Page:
The primary target audience for this campaign has been young adults, aged 18-24 years old. The secondary audience is youth, aged 13-17 years old. Television has been used as the primary medium for both commercials, and this has been supported by outdoor, press and digital strategies. The use of multiple media channels is an important supporting component to the campaign, given the fragmented television consumption habits of the 13-24 year old target audience.
The advert used single headline messages to convey complex information. People are unlikely to remember the full message of any information campaign being run; therefore it is important to highlight key messages upfront, as was done in these adverts with messages like “You don’t have to get a tan to get melanoma”.
Within the MINDSPACE framework, the three concepts that are primarily used in the campaign are: SALIENCE, AFFECT and NORMS, with MESSENGER also used, but to a lesser extent.
SALIENCE: The ‘Dark Side of Tanning’ campaign was targeted specifically at young people (13-24) by using people of that age group in the advertisements to increase the audience’s sense of familiarity with the group.
Displaying the advertisements over the summer months helps to keep the message active during National Skin Cancer Action week (late November), build sufficient campaign recognition prior to peak UV months of the year, and maintain campaign recognition throughout peak UV months.
AFFECT: The ads are persuasive through their use of negative emotional material; including vivid imagery of black, gruesome cancer cells spreading quickly through a person’s bloodstream, without their awareness. Specifically the messages highlight the dangers of tanning at a cellular level, and that even when skin cancer is cut out, the damage and consequences remain.
NORMS: The advertisements challenge the existing belief among many young people that a tan is healthy, by framing the message using a shocking statement across images of young people doing ‘normal’, everyday activities. This shocking messaging helps to create new social norms around tanning and sun protection behaviours. For example, the message “there’s nothing healthy about a tan” helps to break down the traditional associations between tanning and good health.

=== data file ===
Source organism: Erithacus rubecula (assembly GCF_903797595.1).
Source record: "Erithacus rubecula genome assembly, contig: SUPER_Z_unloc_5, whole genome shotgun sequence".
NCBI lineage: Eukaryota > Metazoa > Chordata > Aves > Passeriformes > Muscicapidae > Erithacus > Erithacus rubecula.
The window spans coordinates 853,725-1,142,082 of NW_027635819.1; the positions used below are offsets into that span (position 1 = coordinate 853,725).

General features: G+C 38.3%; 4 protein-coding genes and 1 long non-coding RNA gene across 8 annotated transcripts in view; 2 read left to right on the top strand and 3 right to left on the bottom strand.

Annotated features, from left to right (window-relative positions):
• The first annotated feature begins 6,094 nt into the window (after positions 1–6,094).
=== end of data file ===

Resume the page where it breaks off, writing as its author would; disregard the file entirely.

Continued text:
MESSENGER: Using the logo of the Cancer Institute alongside the NSW government authorisation tag in the adverts helps on one hand to validate the authenticity of the advertisements appeal, as well as highlighting the expertise behind the message. This has long been known to be a significant factor in the degree to which people accept and act upon information. Research has shown that for certain other types of campaigns (i.e. testimonial campaigns or peer to peer campaigns), receptiveness to the campaign issue is higher without the use of government branding; however, in this instance, co-branding serves to reinforce the authority and expertise behind the campaign.
Outcome and Results
The Cancer Institute conducts an online weekly tracking survey of 100 people per week (during periods of campaign activity) in NSW aged 13-54 years, plus a two week pre-campaign sample of 300 people each year. During summer 2011/12 the Dark Side of Tanning commercials reached 90% of the target audience and returned an average prompted recognition score of 71%. Further results indicated:
- The proportion of respondents who desire a tan has decreased significantly from 61% in 2006/07 to 40% in 2011/12
- There has been a shift in agreement with the statement ‘Melanoma can be easily treated because it can be cut out' from 36% pre-campaign in 2007/08 to 31% in 2011/12.
- 90% of people aged 13 - 29 agreed the commercials made them think that someone their age can die from melanoma.
- 87% of people agreed that the ads made them think that by protecting themselves from the sun they can avoid melanoma.
These results suggest the campaign had a positive impact; however, it should be noted that they rely on self-report measures so there may be a recall bias, and results cannot be causally linked to exposure to the Dark Side of Tanning campaign.
- Australian Institute of Health and Welfare. Australia’s Health; 2006. 2006, AIHW, Canberra.
- Staples M., et. al. (2006). Non-melanoma skin cancer in Australia: the 2002 national survey and trends since 1985. Medical Journal of Australia 2006; 184: 6-10.
- Jones, S., Rees, L., Johnson, K., and Tang, A., (2005) Improving sun protection behaviour through evidence-based campaigns. NSW Public Health Bull, 16(11-12): p. 189-91. Armstrong, B.K., Kricker, A. How much melanoma is caused by sun exposure? Melanoma Research, 1993, 3, 395-401.
- Dobbinson, S. J. et al. Weekend Sun Protection and Sunburn in Australia: Trends (1987-2002) and Association with SunSmart Television Advertising. American Journal of Preventative Medicine, 2008, 34, 94-101.
- Hayes D, Ross CE. Concern with appearance, health beliefs, and eating habits. Journal of Health and Social Behavior 1987; 28: 120-130.
- Mermelstein RJ, Riesenberg LA. Changing knowledge and attitudes about skin cancer risk factors in adolescents. Health Psychology 1992; 11: 371-376.
This case study is part of a series of behavioural insights (BI) case studies compiled by the Department of Premier and Cabinet (DPC). While DPC is working with the UK Cabinet Office to push forward the use of BI in NSW, these case studies show how the NSW Government has already successfully applied BI techniques in a number of programs.